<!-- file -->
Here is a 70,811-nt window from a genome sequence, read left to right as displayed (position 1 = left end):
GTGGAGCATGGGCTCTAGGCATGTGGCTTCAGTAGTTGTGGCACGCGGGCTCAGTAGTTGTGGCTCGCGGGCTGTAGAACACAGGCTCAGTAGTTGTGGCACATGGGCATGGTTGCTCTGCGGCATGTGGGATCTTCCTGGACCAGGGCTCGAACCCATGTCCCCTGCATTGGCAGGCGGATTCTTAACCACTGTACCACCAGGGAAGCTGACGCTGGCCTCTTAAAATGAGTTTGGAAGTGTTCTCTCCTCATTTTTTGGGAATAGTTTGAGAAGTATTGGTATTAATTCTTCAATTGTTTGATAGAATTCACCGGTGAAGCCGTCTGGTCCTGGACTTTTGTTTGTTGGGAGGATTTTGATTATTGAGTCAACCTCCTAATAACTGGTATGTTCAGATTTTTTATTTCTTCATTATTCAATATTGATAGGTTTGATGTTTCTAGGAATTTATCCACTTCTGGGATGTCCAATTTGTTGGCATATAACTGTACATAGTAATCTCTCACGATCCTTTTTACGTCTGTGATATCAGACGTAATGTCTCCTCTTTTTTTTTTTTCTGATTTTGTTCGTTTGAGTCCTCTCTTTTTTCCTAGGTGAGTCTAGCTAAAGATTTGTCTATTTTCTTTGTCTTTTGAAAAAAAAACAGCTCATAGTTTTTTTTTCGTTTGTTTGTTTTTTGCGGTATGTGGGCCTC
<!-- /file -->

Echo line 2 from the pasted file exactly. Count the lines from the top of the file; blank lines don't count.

GTGGAGCATGGGCTCTAGGCATGTGGCTTCAGTAGTTGTGGCACGCGGGCTCAGTAGTTGTGGCTCGCGGGCTGTAGAACACAGGCTCAGTAGTTGTGGCACATGGGCATGGTTGCTCTGCGGCATGTGGGATCTTCCTGGACCAGGGCTCGAACCCATGTCCCCTGCATTGGCAGGCGGATTCTTAACCACTGTACCACCAGGGAAGCTGACGCTGGCCTCTTAAAATGAGTTTGGAAGTGTTCTCTCCTCATTTTTTGGGAATAGTTTGAGAAGTATTGGTATTAATTCTTCAATTGTTTGATAGAATTCACCGGTGAAGCCGTCTGGTCCTGGACTTTTGTTTGTTGGGAGGATTTTGATTATTGAGTCAACCTCCTAATAACTGGTATGTTCAGATTTTTTATTTCTTCATTATTCAATATTGATAGGTTTGATGTTTCTAGGAATTTATCCACTTCTGGGATGTCCAATTTGTTGGCATATAACTGTACATAGTAATCTCTCACGATCCTTTTTACGTCTGTGATATCAGACGTAATGTCTCCTCTTTTTTTTTTTTCTGATTTTGTTCGTTTGAGTCCTCTCTTTTTTCCTAGGTGAGTCTAGCTAAAGATTTGTCTATTTTCTTTGTCTTTTGAAAAAAAAACAGCTCATAGTTTTTTTTTCGTTTGTTTGTTTTTTGCGGTATGTGGGCCTC